Leesburg Council Conflicted On Parking Fees

Despite much recent study and debate on the matter, the Leesburg Town Council does not appear to be any closer to reaching consensus a new downtown parking strategy.

During last week’s work session, council members were asked by the town staff to offer direction on several points that relate to the Town Hall parking garage. Options included whether to offer free parking at all times on the second and third floors of the garage; whether payment kiosks should be installed and the current payment booths be removed; and also whether the town’s Parking Validation Program should be eliminated. In total, the town staff was seeking direction on seven matters relating to parking in the downtown garage.

The discussion follows the conclusion of a report by a task force put together by the Town Council to offer recommendations to improve downtown parking, whether on street, in the Town Hall garage or in other town lots. In August, the council passed a resolution implementing several of the objectives advised by the task force, but deferred action on several others, including those related to the garage that were discussed last week.

Eyetopia owner Paige Buscema, a member of the task force, re-emphasized to the council that the panel “was not in a position” to address funding or costs of the proposals. But the desire of the task force members was to create a uniform experience for consumers and visitors when it came to parking, hence the ideas for better signage and newer technologies. The idea of continuing to charge for parking on the first floor of the garage while making the second and third floors free was not to make money, but promote turnover.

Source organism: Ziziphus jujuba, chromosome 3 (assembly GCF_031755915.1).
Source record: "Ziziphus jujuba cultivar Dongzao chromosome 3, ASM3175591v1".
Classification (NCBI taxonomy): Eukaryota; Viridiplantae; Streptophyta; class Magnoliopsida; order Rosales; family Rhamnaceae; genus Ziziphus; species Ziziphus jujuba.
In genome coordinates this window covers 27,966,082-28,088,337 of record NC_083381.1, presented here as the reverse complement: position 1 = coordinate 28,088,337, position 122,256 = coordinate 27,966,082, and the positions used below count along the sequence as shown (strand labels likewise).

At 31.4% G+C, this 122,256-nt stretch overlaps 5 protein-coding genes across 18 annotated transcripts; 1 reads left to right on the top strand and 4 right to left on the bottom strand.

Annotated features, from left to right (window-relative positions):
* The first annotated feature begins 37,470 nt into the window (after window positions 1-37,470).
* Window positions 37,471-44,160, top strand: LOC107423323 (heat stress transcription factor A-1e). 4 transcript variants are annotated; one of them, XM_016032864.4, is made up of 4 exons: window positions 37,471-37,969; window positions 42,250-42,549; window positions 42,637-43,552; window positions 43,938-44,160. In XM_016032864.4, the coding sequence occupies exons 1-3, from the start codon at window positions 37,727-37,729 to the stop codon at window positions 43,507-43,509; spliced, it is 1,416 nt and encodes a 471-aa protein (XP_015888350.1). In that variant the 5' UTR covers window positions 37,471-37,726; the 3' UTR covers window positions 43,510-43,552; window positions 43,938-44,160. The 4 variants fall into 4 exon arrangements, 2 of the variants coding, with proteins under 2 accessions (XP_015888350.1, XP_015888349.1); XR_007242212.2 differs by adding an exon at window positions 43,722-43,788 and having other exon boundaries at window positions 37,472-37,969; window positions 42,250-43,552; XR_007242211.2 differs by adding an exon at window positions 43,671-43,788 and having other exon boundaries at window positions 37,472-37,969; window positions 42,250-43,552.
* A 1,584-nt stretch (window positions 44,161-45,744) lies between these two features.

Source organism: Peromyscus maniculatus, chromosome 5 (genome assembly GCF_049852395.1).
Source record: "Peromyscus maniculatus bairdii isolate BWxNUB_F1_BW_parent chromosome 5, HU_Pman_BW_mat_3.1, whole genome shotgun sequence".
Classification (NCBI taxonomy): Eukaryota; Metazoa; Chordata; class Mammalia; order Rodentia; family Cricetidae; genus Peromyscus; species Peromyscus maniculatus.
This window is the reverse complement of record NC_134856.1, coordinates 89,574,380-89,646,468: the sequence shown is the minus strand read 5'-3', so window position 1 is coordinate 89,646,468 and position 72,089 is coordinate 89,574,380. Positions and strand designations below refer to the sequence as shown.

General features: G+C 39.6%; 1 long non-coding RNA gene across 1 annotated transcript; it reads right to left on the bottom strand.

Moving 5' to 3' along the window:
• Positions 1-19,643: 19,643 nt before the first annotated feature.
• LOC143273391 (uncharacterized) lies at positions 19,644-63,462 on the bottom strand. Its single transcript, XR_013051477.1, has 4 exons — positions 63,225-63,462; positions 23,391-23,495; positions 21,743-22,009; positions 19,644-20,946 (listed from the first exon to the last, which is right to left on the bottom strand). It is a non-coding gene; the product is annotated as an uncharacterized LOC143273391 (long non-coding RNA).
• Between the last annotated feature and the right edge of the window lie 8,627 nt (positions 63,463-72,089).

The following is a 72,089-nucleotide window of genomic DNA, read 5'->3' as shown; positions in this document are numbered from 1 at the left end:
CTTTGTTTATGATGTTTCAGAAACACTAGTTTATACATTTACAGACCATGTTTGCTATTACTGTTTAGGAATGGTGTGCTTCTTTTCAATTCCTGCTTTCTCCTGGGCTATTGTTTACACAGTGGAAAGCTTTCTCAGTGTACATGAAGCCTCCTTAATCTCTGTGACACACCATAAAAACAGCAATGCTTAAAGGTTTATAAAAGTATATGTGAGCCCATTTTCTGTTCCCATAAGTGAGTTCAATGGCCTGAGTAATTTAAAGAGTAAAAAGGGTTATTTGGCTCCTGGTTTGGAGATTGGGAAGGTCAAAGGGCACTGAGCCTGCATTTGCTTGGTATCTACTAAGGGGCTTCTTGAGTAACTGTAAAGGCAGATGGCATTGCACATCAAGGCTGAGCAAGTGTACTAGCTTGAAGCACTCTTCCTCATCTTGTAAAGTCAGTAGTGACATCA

But if last week’s meeting is any indication, the council is no closer to finding agreement on the recommendations or to taking formal action. Vice Mayor Kelly Burk said she was hesitant to implement any new initiatives until it is clear what the county government is doing. The county envisions the construction of a structured parking facility at its Pennington lot off North Street. Burk said it was not known how many spaces there will be or whether any fees will be charged.

“I like a lot of the ideas, but I really think we need to find out what is happening in regards to this other project which will have a direct implication on us,” she said.

Councilman David Butler expressed his support for the seven recommendations being considered but added an idea for an eighth—an app for use with the on-street parking meters. Deputy Town Manager Keith Markel said the town is researching that.

But Councilman Tom Dunn said that all the recommendations put forward by the task force are “inter-related” and come down to a central question.

“It all comes down to whether we’re going to have paid parking or not” in the garage, he said.

Dunn said he supported charging parking fees for all three levels of the garage. Butler said he supported making all three levels free.

Dunn said making some levels paid and others free could be unmanageable.

With the council offering no clear direction last week, the matters are expected to come back up for discussion in 2016.


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